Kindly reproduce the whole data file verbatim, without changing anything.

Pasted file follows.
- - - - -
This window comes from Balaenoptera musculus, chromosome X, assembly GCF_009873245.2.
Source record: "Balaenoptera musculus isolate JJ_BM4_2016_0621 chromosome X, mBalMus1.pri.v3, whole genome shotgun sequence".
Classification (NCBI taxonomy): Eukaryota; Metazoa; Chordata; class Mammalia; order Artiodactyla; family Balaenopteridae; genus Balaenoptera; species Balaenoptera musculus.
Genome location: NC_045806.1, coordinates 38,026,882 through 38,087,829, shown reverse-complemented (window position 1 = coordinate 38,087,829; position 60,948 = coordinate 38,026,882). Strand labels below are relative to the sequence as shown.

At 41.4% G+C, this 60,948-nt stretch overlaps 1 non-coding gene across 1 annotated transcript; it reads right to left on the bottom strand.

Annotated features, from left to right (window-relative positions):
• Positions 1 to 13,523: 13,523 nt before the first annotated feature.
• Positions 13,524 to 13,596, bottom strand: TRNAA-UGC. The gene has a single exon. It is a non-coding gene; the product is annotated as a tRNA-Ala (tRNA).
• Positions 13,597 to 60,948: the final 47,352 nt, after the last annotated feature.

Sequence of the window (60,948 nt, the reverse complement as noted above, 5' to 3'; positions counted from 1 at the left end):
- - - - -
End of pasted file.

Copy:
This window comes from Balaenoptera musculus, chromosome X, assembly GCF_009873245.2.
Source record: "Balaenoptera musculus isolate JJ_BM4_2016_0621 chromosome X, mBalMus1.pri.v3, whole genome shotgun sequence".
Classification (NCBI taxonomy): Eukaryota; Metazoa; Chordata; class Mammalia; order Artiodactyla; family Balaenopteridae; genus Balaenoptera; species Balaenoptera musculus.
Genome location: NC_045806.1, coordinates 38,026,882 through 38,087,829, shown reverse-complemented (window position 1 = coordinate 38,087,829; position 60,948 = coordinate 38,026,882). Strand labels below are relative to the sequence as shown.

At 41.4% G+C, this 60,948-nt stretch overlaps 1 non-coding gene across 1 annotated transcript; it reads right to left on the bottom strand.

Annotated features, from left to right (window-relative positions):
• Positions 1 to 13,523: 13,523 nt before the first annotated feature.
• Positions 13,524 to 13,596, bottom strand: TRNAA-UGC. The gene has a single exon. It is a non-coding gene; the product is annotated as a tRNA-Ala (tRNA).
• Positions 13,597 to 60,948: the final 47,352 nt, after the last annotated feature.

Sequence of the window (60,948 nt, the reverse complement as noted above, 5' to 3'; positions counted from 1 at the left end):